On top of that, Ryan’s been needed to be this great much more than Brady has, with the Falcons’ defence ranking 23rd in average yards allowed and 25th in points per game, while New England ranks eighth and first, respectively.
It’s a close call, but Ryan warrants his first MVP.
Harden notched his 24th double-double with 32 points and 12 assists in the Rockets' second victory over the Suns in less than a week.
This one was decisive. The Rockets scored 39 points in the first quarter and led by as many as 34 in the second half, making 15 three-pointers along the way.
Harden's performance was his ninth game of the season with at least 30 points and 10 assists. Forward Ryan Anderson added 15 points - 10 of them in the first quarter when the Rockets took the game by the throat.
It’s supposed to be the Season of Goodwill to all men. Unfortunately, DeMarcus Cousins and Richard Sherman didn’t get the memo. Rather than being engulfed by festive cheer, both were left enraged by reporters and pathetically unable to bite their tongues.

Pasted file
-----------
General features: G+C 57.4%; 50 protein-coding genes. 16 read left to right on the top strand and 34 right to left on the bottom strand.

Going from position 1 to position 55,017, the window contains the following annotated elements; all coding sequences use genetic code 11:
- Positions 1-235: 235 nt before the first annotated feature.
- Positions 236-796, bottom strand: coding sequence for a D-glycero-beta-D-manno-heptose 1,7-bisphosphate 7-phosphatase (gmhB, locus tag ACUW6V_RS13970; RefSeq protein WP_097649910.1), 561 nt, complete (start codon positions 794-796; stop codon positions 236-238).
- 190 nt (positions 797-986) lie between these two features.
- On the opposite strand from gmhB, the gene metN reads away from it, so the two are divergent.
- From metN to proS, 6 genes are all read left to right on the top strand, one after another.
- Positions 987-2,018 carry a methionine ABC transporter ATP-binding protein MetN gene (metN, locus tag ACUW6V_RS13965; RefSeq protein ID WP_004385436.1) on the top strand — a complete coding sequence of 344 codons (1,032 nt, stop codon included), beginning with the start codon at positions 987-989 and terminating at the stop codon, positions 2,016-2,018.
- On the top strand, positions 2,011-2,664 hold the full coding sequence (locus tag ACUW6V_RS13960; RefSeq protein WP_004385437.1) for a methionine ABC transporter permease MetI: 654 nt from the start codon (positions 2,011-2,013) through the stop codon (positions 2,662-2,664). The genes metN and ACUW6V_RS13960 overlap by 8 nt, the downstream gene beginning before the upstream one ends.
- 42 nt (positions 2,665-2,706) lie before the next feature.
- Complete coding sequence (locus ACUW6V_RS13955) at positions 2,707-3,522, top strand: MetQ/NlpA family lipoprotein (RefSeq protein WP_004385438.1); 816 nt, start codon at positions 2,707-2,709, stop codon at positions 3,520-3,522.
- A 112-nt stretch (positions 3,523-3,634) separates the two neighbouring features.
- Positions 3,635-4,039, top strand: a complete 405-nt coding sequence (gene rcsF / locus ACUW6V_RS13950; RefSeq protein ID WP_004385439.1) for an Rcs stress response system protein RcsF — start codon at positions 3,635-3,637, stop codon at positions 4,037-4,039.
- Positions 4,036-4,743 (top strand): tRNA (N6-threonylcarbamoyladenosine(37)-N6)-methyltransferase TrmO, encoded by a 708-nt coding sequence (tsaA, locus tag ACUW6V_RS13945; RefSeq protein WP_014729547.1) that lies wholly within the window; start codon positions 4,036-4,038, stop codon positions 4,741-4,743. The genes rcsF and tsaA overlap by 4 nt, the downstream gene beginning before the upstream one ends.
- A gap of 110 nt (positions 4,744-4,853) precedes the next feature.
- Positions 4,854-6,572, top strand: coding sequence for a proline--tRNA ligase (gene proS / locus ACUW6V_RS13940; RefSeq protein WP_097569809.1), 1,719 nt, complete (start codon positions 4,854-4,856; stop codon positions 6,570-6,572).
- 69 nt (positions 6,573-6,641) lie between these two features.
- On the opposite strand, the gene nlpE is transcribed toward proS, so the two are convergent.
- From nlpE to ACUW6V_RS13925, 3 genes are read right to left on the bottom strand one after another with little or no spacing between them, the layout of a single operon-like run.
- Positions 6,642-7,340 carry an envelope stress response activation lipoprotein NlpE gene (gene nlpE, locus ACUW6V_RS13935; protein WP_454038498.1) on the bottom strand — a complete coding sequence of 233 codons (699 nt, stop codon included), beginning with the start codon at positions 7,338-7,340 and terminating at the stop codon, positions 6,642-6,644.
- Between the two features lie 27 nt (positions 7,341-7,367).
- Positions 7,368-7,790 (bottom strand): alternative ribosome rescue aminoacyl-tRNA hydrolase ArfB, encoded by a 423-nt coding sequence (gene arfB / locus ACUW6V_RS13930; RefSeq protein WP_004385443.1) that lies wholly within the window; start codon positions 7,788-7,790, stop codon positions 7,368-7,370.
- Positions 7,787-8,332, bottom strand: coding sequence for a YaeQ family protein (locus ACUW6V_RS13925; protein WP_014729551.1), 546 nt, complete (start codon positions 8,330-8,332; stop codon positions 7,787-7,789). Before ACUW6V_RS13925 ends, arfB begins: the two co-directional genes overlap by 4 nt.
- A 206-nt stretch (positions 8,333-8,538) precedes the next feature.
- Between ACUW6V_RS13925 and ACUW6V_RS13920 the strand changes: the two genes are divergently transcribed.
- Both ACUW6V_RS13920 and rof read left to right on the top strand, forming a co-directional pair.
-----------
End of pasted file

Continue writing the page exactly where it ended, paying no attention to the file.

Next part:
Sherman threatened to end a radio man’s career. Cousins, resembling the Incredible Hulk’s older brother, almost ripped a poor old columnists’ head off. Sherman is certainly one the more intriguing NFL characters and is never short of an opinion.
Yet clearly the nightmare of losing Super Bowl XLIX two years ago in such dramatic fashion right at the death continues to rankle. And feeding off an ego as big as his mouth, the corner-back turned press officer with a risible attempt to take away a local reporter’s credentials before threatening to “ruin his career” following a critical line of questioning about coach Pete Carroll’s questionable decision making.
He apologised soon after but the unseemly incident afforded us a window into the warped mind of holier than thou superstars dishing out feeble threats for laughs and giggles.
Sherman, undoubtedly nudged in the back by members of the media department, took to Twitter to plead remorse. Was it too late though?
Reacting to radio presenter Jim Moore’s probing of the public blasting given out to Seahawks coaching staff following the win over the LA Rams, the 28 year-old lost it. Moore, of 710 ESPN Seattle, merely wondered if Sherman was better placed to make such a strategic call.
I appreciate the role the media plays and they have a tough job. I let it get personal today and I regret that. Next one should be fun— Richard Sherman (@RSherman_25) December 21, 2016